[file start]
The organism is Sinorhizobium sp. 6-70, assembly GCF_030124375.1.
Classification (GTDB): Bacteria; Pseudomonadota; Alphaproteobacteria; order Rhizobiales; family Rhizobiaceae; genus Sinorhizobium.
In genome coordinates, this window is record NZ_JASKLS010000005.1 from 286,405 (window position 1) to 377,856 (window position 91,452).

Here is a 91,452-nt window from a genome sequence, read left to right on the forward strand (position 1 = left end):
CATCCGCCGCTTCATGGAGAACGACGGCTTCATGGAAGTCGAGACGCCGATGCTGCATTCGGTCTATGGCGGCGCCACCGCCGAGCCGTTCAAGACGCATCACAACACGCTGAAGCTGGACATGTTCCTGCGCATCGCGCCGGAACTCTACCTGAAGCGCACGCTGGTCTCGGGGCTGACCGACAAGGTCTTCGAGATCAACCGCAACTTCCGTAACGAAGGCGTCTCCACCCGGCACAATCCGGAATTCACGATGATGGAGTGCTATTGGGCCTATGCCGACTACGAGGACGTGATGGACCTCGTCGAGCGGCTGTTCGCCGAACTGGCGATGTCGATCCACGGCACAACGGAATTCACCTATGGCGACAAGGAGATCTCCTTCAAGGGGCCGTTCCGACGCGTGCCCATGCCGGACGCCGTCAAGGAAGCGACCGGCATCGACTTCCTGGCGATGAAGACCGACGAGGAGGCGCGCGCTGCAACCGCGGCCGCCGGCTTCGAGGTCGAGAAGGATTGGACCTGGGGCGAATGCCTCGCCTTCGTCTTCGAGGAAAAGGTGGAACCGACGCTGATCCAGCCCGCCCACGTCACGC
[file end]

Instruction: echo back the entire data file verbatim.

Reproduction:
The organism is Sinorhizobium sp. 6-70, assembly GCF_030124375.1.
Classification (GTDB): Bacteria; Pseudomonadota; Alphaproteobacteria; order Rhizobiales; family Rhizobiaceae; genus Sinorhizobium.
In genome coordinates, this window is record NZ_JASKLS010000005.1 from 286,405 (window position 1) to 377,856 (window position 91,452).

Here is a 91,452-nt window from a genome sequence, read left to right on the forward strand (position 1 = left end):
CATCCGCCGCTTCATGGAGAACGACGGCTTCATGGAAGTCGAGACGCCGATGCTGCATTCGGTCTATGGCGGCGCCACCGCCGAGCCGTTCAAGACGCATCACAACACGCTGAAGCTGGACATGTTCCTGCGCATCGCGCCGGAACTCTACCTGAAGCGCACGCTGGTCTCGGGGCTGACCGACAAGGTCTTCGAGATCAACCGCAACTTCCGTAACGAAGGCGTCTCCACCCGGCACAATCCGGAATTCACGATGATGGAGTGCTATTGGGCCTATGCCGACTACGAGGACGTGATGGACCTCGTCGAGCGGCTGTTCGCCGAACTGGCGATGTCGATCCACGGCACAACGGAATTCACCTATGGCGACAAGGAGATCTCCTTCAAGGGGCCGTTCCGACGCGTGCCCATGCCGGACGCCGTCAAGGAAGCGACCGGCATCGACTTCCTGGCGATGAAGACCGACGAGGAGGCGCGCGCTGCAACCGCGGCCGCCGGCTTCGAGGTCGAGAAGGATTGGACCTGGGGCGAATGCCTCGCCTTCGTCTTCGAGGAAAAGGTGGAACCGACGCTGATCCAGCCCGCCCACGTCACGC